Ancient Roman Glass Jewellery
Back in ancient Roman times, the Middle East was known for its glass factories. These factories produced glass vessels as well as raw materials that would be shipped and later used for glassblowing and other glass products. Pieces of ancient Roman glass can still be found along the Old Silk Trade Route – a main trade artery connecting Europe and Asia for the exchange of silk, spices, and other goods.
In this region, glassmakers used sand from nearby rivers or beaches in their production of glass for the Roman Empire. This local sand provided not only glass’s primary ingredient – silica – but also a substantial amount of lime, derived from crushed marine shells, which enhanced the glass’s durability. Local glassmakers were also believed to have burnt sodium-rich plant material in the glass furnaces during production. The mineral content of the sand and plant material would create the various shades of blue-green typical of these lovely, historical treasures.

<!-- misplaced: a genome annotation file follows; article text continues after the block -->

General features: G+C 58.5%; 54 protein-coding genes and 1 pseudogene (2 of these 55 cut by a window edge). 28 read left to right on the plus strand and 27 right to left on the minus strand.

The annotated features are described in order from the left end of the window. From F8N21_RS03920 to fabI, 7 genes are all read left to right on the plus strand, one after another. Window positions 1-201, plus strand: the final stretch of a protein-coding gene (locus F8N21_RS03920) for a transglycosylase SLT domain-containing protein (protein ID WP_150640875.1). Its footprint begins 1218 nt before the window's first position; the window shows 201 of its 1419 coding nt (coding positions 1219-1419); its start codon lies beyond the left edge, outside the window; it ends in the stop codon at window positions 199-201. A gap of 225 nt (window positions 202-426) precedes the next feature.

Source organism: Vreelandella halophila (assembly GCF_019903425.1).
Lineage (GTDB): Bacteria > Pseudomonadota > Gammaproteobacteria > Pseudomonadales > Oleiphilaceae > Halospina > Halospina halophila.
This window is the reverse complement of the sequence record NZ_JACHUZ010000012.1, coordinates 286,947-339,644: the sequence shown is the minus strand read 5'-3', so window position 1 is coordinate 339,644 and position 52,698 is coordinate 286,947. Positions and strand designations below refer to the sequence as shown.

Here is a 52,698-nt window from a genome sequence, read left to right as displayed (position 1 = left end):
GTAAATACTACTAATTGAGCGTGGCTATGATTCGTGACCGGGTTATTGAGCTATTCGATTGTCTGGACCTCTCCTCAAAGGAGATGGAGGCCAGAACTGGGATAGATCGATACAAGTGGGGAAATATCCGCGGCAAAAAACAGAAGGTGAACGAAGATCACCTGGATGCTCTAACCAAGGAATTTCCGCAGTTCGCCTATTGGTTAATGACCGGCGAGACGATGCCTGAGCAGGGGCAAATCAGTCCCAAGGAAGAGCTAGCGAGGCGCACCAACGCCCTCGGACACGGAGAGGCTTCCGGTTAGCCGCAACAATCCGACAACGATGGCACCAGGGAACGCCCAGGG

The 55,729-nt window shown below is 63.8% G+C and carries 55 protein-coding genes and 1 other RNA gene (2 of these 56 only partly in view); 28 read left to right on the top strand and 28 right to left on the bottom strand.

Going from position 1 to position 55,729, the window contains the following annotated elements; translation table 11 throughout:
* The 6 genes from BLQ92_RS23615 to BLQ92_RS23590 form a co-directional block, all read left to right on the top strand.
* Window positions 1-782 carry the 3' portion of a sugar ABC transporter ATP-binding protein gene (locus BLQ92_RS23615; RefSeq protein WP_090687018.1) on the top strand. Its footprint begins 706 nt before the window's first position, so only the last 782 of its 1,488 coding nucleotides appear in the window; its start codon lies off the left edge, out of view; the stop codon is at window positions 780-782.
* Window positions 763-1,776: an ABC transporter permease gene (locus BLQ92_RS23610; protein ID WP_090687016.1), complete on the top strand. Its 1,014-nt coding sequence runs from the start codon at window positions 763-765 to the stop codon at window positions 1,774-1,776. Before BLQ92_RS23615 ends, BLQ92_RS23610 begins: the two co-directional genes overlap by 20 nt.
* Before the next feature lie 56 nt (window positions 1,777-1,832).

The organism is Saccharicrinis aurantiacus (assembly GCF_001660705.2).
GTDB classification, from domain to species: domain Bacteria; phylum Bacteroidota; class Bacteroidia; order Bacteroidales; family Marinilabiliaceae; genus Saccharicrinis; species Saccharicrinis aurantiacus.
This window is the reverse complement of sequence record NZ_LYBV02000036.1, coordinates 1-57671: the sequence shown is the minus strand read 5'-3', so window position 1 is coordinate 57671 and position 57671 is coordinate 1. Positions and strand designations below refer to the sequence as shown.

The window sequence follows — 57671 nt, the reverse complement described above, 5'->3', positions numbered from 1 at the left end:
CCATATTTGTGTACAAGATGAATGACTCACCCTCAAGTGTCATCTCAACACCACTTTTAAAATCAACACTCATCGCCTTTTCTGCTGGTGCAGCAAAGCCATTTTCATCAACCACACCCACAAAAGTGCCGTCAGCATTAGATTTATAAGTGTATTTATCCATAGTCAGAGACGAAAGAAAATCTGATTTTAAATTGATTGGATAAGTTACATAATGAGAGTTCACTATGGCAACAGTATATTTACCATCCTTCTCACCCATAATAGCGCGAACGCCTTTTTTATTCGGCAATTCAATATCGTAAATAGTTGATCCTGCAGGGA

Another special characteristic of the Ancient Glass is its iridescence and luster, which only the passing of time can bestow. This beautiful, patina colouring is a result of thousands of years of exposure to the sun, water, and earth in the extreme climates of the Middle East.
Some of the Ancient Roman glass pieces used in our jewellery are pieces of vessels or other finished products, while others are believed to be fragments of the raw material, destined for Venice or elsewhere in the Roman Empire, to be used for glassblowing, etc. This amazing material makes for incredible, one-of-a-kind jewellery, that is like having a living piece of history!
Learn more about where the ancient glass pieces come from in the videos below.